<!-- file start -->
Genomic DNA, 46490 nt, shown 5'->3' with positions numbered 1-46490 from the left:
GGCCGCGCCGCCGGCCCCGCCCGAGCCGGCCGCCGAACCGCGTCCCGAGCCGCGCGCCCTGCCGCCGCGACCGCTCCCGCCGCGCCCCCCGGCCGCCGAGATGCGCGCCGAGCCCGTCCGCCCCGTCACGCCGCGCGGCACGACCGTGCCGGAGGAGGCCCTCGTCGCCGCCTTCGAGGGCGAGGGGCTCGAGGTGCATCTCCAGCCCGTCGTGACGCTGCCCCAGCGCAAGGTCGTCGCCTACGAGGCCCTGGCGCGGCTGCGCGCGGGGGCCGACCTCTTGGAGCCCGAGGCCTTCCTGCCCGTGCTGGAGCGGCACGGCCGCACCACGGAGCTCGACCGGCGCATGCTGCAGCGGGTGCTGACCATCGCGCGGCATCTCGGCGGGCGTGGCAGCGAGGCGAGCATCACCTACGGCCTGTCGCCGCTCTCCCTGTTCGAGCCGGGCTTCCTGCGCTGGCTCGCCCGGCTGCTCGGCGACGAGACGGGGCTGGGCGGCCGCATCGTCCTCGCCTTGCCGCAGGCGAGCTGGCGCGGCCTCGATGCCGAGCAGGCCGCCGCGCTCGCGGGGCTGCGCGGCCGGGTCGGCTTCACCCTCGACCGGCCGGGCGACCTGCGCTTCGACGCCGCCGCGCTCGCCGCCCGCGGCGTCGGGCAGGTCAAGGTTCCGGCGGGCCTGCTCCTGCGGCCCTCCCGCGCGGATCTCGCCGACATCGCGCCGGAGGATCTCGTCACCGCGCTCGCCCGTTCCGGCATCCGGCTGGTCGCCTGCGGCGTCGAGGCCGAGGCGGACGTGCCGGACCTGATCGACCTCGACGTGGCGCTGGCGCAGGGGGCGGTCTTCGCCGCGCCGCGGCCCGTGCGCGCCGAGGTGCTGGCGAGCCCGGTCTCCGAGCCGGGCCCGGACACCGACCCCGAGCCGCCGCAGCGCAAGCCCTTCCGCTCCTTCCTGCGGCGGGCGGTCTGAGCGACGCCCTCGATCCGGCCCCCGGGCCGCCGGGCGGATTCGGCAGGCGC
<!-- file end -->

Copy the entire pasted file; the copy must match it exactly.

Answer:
Genomic DNA, 46490 nt, shown 5'->3' with positions numbered 1-46490 from the left:
GGCCGCGCCGCCGGCCCCGCCCGAGCCGGCCGCCGAACCGCGTCCCGAGCCGCGCGCCCTGCCGCCGCGACCGCTCCCGCCGCGCCCCCCGGCCGCCGAGATGCGCGCCGAGCCCGTCCGCCCCGTCACGCCGCGCGGCACGACCGTGCCGGAGGAGGCCCTCGTCGCCGCCTTCGAGGGCGAGGGGCTCGAGGTGCATCTCCAGCCCGTCGTGACGCTGCCCCAGCGCAAGGTCGTCGCCTACGAGGCCCTGGCGCGGCTGCGCGCGGGGGCCGACCTCTTGGAGCCCGAGGCCTTCCTGCCCGTGCTGGAGCGGCACGGCCGCACCACGGAGCTCGACCGGCGCATGCTGCAGCGGGTGCTGACCATCGCGCGGCATCTCGGCGGGCGTGGCAGCGAGGCGAGCATCACCTACGGCCTGTCGCCGCTCTCCCTGTTCGAGCCGGGCTTCCTGCGCTGGCTCGCCCGGCTGCTCGGCGACGAGACGGGGCTGGGCGGCCGCATCGTCCTCGCCTTGCCGCAGGCGAGCTGGCGCGGCCTCGATGCCGAGCAGGCCGCCGCGCTCGCGGGGCTGCGCGGCCGGGTCGGCTTCACCCTCGACCGGCCGGGCGACCTGCGCTTCGACGCCGCCGCGCTCGCCGCCCGCGGCGTCGGGCAGGTCAAGGTTCCGGCGGGCCTGCTCCTGCGGCCCTCCCGCGCGGATCTCGCCGACATCGCGCCGGAGGATCTCGTCACCGCGCTCGCCCGTTCCGGCATCCGGCTGGTCGCCTGCGGCGTCGAGGCCGAGGCGGACGTGCCGGACCTGATCGACCTCGACGTGGCGCTGGCGCAGGGGGCGGTCTTCGCCGCGCCGCGGCCCGTGCGCGCCGAGGTGCTGGCGAGCCCGGTCTCCGAGCCGGGCCCGGACACCGACCCCGAGCCGCCGCAGCGCAAGCCCTTCCGCTCCTTCCTGCGGCGGGCGGTCTGAGCGACGCCCTCGATCCGGCCCCCGGGCCGCCGGGCGGATTCGGCAGGCGC